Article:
BAI must be given real teeth to deal with Irish media bias
Every household with a television set in the Irish Republic pays a €160 TV Licence fee to the Department of Communications, Climate Action and Environment. The vast majority of the TV Licence fee is understood to support the production of "quality" programming by RTÉ.
"Quality" programming, not biased programming.
But, in return for this required fee, biased programming is exactly what the Irish public have been receiving from RTÉ for many years - especially from its News and Current Affairs line-up, and, especially as pertains to news-worthy issues of a controversial nature - like the issue of Abortion and the 8th Amendment.
Specifically, this is in contradiction to Section 4, paragraphs 21 and 22, of BAI's own 'Code of Fairness, Objectivity and Impartiality in News and Current Affairs', which echoes the Broadcasting Act 2009:
21. A news presenter and/or a reporter in a news programme may not express his or her own view on matters that are either of public controversy or the subject of current public debate.
22. It is an important part of the role of a presenter of a current affairs programme to ensure that the audience has access to a wide variety of views on the subject of the programme or item; to facilitate the expression of contributors‘ opinions – sometimes by forceful questioning; and to reflect the views of those who cannot, or choose not to, participate in content. This being so, a presenter and/or a reporter on a current affairs programme shall not express his or her own views on matters that are either of public controversy or the subject of current public debate such that a partisan position is advocated.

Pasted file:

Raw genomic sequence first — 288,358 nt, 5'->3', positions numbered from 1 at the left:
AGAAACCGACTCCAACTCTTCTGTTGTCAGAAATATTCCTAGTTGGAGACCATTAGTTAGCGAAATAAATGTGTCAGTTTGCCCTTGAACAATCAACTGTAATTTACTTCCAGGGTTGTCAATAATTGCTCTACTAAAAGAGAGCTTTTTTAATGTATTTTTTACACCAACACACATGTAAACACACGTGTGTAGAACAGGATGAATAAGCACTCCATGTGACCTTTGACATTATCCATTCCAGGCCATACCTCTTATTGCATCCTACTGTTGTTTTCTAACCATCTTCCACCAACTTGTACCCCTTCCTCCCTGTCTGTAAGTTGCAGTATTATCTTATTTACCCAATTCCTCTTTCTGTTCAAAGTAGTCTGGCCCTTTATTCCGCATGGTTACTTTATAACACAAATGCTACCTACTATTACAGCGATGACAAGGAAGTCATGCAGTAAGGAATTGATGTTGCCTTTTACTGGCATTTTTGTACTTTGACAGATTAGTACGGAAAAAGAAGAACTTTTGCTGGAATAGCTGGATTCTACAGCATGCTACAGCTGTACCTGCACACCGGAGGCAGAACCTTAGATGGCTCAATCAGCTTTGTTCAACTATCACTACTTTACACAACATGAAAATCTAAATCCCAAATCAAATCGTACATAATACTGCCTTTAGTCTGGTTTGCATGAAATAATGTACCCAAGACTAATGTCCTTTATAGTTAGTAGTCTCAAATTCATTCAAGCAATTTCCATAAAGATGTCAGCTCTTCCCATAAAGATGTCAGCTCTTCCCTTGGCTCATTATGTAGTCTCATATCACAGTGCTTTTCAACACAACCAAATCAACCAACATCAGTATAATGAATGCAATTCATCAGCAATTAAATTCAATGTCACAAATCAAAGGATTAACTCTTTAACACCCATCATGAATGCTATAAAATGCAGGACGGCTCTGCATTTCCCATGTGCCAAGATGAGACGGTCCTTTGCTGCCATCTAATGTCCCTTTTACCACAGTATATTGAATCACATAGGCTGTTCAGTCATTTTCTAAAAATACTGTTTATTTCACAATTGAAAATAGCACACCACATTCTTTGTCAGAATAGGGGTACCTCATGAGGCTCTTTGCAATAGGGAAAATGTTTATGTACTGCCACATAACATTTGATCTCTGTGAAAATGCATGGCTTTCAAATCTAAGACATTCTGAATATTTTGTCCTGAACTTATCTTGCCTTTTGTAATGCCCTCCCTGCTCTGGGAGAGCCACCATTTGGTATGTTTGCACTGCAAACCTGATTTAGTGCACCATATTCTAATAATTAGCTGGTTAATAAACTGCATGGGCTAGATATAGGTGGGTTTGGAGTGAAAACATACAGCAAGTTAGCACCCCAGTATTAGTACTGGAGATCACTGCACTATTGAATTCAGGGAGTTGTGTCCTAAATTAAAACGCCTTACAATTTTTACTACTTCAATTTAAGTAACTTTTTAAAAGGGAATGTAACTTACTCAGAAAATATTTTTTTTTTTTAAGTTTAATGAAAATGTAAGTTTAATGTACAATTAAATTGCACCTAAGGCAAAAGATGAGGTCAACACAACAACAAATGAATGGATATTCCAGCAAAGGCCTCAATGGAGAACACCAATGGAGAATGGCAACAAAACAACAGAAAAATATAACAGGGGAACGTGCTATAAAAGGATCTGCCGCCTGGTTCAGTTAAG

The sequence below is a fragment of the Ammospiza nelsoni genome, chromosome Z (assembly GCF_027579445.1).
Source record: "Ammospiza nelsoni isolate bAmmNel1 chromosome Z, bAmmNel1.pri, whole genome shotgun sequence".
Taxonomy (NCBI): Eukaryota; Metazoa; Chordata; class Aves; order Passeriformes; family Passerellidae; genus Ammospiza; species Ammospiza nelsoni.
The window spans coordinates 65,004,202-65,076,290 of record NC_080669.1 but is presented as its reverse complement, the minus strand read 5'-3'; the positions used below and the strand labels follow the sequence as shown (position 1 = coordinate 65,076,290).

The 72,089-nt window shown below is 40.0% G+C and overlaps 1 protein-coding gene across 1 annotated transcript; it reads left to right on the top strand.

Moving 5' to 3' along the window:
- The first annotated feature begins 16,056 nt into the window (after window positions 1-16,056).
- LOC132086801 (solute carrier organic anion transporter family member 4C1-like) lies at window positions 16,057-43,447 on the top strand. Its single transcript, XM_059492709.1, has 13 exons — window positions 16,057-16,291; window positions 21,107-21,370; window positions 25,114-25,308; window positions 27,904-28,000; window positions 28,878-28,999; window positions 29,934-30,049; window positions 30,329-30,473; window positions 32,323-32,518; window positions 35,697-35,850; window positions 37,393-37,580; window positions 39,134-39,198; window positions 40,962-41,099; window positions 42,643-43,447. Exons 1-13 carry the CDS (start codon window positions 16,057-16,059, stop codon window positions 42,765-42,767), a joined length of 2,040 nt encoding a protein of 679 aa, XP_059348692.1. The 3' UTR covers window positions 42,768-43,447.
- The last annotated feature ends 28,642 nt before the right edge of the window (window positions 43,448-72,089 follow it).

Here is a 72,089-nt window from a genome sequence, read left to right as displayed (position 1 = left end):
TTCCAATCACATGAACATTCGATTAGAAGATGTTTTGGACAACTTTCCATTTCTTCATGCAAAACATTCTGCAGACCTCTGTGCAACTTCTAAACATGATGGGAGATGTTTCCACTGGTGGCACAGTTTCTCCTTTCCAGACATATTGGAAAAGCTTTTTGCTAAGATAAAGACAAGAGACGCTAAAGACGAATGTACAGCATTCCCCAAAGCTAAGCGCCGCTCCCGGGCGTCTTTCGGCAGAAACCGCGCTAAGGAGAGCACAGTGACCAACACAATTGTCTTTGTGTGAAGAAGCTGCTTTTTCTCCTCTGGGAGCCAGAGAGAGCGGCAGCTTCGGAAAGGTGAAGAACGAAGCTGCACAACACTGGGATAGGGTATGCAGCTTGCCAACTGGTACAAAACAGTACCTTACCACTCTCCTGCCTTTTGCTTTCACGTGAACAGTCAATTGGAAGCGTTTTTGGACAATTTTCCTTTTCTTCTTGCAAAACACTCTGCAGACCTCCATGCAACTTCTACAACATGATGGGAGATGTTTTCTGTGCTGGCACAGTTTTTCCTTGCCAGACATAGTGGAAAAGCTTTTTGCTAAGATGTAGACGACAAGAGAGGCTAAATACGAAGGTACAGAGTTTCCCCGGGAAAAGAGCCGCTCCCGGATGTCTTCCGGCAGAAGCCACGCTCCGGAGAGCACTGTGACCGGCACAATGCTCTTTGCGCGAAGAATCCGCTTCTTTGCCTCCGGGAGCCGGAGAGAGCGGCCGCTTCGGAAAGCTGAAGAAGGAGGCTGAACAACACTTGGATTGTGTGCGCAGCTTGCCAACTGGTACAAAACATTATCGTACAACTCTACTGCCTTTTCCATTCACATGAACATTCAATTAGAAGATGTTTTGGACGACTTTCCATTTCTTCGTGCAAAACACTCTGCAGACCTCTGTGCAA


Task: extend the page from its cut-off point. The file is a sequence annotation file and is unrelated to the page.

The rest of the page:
In light of the recent Warning Notice handed down to RTÉ by the Broadcasting Authority of Ireland (BAI), upholding a complaint which alleged that the Ray D'Arcy Show had been in breach of the BAI's Code on the issue of abortion, some observations about the BAI's Compliance and Enforcement Policy need to be made.